Hp Deskjet 1512 Printer failed-"The cups daemon isn't running." Quote from answers.launchpad.net/hplip/+question/690174

jjconstr

Silver Member
Silver Supporter
Credits
611
ok i think i saw you asking about how to verify a download. I will give you a simple working example . Go to https://slackbuilds.org/repository/14.2/academic/latex2html/?search=latex2html

you will see source for latex2html-2019.2.tar.gz and next to it a number .left click on
latex2html-2019.2.tar.gz where it says soruce and that will download it. Then :

bash-5.0$ cd ~
bash-5.0$ cd Downloads
bash-5.0$ ls --color

latex2html-2019.2.tar.gz

bash-5.0$ md5sum latex2html-2019.2.tar.gz
e9ca34903ac23a6f51385f05fa63c6eb latex2html-2019.2.tar.gz
bash-5.0$
The number generated by md5sum should match that quoted on slackbuilds. Now they say slackware is complicated but thats before you read ubuntu which has a similar but more comlicated way of going about it but principle is same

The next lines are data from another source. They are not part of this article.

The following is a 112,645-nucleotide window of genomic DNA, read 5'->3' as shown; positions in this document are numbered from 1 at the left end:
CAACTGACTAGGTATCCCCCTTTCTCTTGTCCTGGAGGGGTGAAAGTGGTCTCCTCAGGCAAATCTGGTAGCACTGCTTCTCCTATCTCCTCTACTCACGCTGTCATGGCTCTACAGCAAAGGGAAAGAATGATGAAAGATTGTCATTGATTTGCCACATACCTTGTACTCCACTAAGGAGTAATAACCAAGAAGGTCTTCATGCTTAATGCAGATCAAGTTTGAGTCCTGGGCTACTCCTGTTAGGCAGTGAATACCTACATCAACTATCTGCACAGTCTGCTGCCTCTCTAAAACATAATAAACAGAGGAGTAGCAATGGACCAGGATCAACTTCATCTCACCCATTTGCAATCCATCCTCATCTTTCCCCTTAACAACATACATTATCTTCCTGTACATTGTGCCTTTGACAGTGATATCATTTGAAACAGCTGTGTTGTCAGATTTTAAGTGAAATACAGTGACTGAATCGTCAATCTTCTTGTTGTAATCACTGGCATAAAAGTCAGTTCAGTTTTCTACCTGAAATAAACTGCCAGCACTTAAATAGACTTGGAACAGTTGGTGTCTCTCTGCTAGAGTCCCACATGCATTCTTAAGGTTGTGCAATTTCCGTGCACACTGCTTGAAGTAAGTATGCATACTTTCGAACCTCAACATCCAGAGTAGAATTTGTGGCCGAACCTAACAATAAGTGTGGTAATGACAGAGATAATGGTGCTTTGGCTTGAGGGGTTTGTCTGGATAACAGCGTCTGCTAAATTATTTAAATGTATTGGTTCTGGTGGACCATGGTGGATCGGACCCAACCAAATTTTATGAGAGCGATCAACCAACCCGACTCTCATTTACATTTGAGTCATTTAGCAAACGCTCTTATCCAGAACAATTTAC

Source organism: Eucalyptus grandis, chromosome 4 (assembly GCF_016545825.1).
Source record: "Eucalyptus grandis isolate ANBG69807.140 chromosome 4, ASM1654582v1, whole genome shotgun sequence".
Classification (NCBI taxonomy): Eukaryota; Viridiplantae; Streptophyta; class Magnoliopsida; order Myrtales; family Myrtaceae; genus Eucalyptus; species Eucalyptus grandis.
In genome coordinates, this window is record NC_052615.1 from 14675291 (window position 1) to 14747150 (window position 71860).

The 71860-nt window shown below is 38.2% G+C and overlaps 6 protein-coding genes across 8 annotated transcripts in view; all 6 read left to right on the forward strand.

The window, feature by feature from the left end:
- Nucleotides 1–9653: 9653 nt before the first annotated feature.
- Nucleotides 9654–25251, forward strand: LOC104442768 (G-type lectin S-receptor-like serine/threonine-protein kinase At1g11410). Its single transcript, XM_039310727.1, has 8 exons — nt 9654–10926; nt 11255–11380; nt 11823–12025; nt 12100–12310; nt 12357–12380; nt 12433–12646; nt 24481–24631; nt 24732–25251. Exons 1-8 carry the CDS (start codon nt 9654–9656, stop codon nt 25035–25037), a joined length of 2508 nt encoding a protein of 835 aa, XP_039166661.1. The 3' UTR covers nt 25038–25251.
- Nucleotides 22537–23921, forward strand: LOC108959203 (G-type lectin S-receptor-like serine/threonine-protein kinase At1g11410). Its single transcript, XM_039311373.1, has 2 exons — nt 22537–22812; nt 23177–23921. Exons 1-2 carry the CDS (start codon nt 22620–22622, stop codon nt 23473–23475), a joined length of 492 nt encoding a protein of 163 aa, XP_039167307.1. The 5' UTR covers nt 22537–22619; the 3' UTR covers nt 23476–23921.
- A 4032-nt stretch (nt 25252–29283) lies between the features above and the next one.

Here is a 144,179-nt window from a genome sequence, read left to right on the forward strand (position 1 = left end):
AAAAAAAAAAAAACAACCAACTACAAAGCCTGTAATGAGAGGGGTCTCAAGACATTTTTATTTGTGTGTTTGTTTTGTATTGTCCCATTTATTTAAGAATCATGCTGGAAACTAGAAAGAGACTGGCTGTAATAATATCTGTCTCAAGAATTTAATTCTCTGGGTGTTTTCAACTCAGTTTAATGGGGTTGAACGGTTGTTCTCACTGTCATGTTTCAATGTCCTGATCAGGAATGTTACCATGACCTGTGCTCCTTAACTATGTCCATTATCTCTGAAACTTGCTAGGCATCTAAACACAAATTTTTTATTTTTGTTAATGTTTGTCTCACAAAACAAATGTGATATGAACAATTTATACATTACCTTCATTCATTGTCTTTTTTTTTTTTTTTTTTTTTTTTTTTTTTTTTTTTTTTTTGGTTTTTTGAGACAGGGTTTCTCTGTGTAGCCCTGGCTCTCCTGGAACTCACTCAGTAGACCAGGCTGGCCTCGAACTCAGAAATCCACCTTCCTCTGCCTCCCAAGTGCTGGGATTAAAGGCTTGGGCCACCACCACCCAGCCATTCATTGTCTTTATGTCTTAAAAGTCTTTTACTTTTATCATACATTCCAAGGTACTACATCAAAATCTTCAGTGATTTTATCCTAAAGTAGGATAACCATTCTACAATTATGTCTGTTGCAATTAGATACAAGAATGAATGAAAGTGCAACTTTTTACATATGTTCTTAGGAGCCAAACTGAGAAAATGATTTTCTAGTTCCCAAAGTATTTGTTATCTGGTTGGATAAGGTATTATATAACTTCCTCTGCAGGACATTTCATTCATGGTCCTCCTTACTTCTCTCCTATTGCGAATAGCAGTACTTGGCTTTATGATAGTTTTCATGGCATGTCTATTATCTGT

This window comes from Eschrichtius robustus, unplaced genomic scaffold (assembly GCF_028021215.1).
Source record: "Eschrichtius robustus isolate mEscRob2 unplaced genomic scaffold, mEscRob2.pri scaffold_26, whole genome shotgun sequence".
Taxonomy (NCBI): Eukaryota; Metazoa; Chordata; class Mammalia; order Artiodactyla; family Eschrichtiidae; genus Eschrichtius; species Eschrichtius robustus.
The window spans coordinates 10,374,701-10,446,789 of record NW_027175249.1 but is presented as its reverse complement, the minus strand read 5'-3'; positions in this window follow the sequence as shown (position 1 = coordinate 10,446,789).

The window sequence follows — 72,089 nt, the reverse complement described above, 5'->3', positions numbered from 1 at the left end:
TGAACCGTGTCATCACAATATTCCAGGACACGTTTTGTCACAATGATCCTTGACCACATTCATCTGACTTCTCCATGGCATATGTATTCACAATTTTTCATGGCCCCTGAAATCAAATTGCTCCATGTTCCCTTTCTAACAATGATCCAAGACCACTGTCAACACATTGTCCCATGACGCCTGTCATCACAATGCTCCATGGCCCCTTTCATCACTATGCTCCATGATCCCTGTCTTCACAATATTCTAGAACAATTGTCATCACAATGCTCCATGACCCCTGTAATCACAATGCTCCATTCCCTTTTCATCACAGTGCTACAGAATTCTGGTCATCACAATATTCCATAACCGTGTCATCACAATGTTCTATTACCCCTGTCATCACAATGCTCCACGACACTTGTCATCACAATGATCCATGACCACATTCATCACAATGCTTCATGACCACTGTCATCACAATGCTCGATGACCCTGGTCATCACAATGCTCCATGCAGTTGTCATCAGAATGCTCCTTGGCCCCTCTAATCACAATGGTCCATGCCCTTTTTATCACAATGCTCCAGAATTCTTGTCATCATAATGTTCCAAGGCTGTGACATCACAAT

Captain, thanks for your reply. I downloaded Linux Mint Mate 19.3 64bit from a download link on Linuxmint.com. They had directions there to compare checksums. And that succeeded perfectly. Also they had Authenticity Check which stalled when their windows terminal commands included gpg, such as;
gpg --verify sha256sum.txt.gpg sha256sum.txt

Do we need the authenticity check?

jj
 
Last edited:


captain-sensible

Well-Known Member
Credits
2,391
Captain, thanks for your reply.I downloaded Linux Mint Mate 19.3 64bit from a download link on Linuxmint.com. They had directions there to compare checksums. And that succeeded perfectly. Also they had Authenticity Check which stalled when their windows terminal commands included gpg, such as;
gpg --verify sha256sum.txt.gpg sha256sum.txt

Do we need the authenticity check?

jj
please give us the links and we will read and decipher
 

jjconstr

Silver Member
Silver Supporter
Credits
611